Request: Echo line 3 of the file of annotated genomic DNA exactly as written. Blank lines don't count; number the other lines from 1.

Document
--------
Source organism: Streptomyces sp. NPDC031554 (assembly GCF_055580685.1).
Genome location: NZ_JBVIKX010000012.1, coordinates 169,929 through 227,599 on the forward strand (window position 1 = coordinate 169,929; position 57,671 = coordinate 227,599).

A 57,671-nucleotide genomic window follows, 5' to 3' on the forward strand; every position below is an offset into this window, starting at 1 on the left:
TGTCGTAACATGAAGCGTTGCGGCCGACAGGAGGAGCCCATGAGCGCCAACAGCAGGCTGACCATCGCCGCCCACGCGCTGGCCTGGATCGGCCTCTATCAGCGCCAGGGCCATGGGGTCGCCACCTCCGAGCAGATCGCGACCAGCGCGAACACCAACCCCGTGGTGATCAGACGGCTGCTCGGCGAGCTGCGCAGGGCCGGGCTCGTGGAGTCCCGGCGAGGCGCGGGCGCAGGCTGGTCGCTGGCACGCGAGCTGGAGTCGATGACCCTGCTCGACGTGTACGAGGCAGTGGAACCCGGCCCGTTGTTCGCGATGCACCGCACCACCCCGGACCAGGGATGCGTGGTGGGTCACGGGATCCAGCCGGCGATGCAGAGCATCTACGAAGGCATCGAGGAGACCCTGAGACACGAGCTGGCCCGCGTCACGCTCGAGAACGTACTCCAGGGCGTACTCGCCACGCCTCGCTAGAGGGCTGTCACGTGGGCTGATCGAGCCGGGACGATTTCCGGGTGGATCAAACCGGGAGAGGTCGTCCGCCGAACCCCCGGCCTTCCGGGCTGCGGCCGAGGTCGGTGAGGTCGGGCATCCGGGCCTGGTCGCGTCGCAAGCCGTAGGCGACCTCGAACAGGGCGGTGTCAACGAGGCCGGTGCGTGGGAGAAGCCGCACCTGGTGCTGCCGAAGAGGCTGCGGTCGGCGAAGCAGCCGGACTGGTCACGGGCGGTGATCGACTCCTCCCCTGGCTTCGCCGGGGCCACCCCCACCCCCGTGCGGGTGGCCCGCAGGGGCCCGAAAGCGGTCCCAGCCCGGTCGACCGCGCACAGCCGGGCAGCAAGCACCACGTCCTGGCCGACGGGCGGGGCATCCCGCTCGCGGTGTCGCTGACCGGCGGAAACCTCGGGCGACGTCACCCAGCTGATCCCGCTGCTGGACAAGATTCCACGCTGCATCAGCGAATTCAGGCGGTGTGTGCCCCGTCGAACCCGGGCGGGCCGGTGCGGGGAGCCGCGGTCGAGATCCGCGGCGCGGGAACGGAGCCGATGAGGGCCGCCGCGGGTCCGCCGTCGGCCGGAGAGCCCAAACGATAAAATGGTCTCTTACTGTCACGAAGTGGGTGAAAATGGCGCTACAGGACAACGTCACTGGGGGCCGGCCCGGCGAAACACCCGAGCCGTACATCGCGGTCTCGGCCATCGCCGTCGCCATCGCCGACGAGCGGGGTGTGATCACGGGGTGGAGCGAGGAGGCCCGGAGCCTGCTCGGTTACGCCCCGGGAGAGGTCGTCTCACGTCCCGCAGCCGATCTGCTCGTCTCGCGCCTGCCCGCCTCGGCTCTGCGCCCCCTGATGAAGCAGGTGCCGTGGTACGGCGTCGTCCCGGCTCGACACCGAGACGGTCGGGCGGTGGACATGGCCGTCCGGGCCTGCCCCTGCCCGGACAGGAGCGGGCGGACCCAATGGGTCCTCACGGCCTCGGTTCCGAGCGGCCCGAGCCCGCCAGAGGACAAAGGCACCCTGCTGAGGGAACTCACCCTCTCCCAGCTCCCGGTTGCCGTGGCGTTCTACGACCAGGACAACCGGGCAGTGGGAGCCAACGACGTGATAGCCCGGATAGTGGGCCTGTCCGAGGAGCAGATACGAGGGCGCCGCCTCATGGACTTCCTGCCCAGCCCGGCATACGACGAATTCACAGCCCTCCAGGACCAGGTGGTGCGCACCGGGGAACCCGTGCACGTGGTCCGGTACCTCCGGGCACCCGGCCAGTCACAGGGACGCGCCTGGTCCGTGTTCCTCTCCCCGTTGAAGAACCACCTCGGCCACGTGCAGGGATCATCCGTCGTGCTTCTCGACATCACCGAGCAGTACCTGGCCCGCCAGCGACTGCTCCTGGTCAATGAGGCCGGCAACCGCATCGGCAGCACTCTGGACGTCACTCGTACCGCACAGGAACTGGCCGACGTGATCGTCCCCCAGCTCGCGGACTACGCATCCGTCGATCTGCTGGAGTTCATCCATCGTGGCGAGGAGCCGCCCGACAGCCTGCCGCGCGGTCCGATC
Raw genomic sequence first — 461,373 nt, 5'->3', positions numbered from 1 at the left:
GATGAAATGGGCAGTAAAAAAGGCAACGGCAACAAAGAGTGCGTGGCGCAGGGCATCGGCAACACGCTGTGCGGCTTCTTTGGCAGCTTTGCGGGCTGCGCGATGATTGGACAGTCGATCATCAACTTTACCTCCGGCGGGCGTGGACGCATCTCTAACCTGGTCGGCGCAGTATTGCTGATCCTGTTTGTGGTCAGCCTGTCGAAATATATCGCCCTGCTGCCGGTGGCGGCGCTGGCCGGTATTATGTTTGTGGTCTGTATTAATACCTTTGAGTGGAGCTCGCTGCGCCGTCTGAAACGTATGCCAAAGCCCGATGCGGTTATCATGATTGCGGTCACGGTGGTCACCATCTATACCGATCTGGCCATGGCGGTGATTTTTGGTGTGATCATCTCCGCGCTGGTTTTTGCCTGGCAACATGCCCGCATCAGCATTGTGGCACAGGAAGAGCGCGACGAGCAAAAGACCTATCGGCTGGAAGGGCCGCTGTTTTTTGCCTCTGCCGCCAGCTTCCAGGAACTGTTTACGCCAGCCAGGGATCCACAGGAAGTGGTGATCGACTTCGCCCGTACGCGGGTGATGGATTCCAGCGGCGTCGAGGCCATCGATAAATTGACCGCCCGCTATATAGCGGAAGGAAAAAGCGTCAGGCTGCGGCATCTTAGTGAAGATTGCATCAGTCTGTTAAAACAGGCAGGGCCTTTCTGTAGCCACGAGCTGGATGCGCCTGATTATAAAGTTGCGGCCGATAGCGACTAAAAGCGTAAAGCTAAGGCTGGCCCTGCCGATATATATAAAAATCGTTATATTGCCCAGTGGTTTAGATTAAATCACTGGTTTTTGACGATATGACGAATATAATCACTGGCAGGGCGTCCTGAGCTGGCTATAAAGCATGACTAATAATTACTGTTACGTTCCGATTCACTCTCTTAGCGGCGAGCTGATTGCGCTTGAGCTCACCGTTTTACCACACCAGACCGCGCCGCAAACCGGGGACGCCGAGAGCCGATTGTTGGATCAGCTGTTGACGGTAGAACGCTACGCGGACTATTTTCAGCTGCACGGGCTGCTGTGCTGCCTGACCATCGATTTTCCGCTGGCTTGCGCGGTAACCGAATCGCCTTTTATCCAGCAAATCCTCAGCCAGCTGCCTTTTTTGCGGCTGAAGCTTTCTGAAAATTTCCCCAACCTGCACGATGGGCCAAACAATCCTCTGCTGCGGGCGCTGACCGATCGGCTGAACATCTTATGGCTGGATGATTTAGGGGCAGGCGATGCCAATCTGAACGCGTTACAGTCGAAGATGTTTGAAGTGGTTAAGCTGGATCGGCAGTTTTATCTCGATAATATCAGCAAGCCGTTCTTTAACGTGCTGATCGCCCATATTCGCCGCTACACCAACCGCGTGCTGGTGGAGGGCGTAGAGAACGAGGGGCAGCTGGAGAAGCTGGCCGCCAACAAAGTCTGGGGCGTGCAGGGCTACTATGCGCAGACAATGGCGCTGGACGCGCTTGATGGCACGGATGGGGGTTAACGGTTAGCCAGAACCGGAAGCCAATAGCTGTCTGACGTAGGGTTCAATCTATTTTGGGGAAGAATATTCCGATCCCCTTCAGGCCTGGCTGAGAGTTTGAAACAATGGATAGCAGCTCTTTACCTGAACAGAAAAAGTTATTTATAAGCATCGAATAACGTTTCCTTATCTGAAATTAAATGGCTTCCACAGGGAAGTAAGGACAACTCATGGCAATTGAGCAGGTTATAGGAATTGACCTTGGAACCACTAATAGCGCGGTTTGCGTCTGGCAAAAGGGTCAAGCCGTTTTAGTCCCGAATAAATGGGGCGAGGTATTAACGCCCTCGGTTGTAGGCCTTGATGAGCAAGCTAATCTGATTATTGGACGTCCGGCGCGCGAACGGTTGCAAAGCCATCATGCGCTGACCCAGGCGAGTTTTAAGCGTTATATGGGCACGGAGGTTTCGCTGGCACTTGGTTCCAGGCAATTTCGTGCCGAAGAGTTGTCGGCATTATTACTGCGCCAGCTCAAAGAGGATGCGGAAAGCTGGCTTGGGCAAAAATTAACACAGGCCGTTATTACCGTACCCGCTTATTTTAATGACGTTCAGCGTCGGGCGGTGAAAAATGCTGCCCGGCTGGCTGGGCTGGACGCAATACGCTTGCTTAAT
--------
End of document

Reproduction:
A 57,671-nucleotide genomic window follows, 5' to 3' on the forward strand; every position below is an offset into this window, starting at 1 on the left: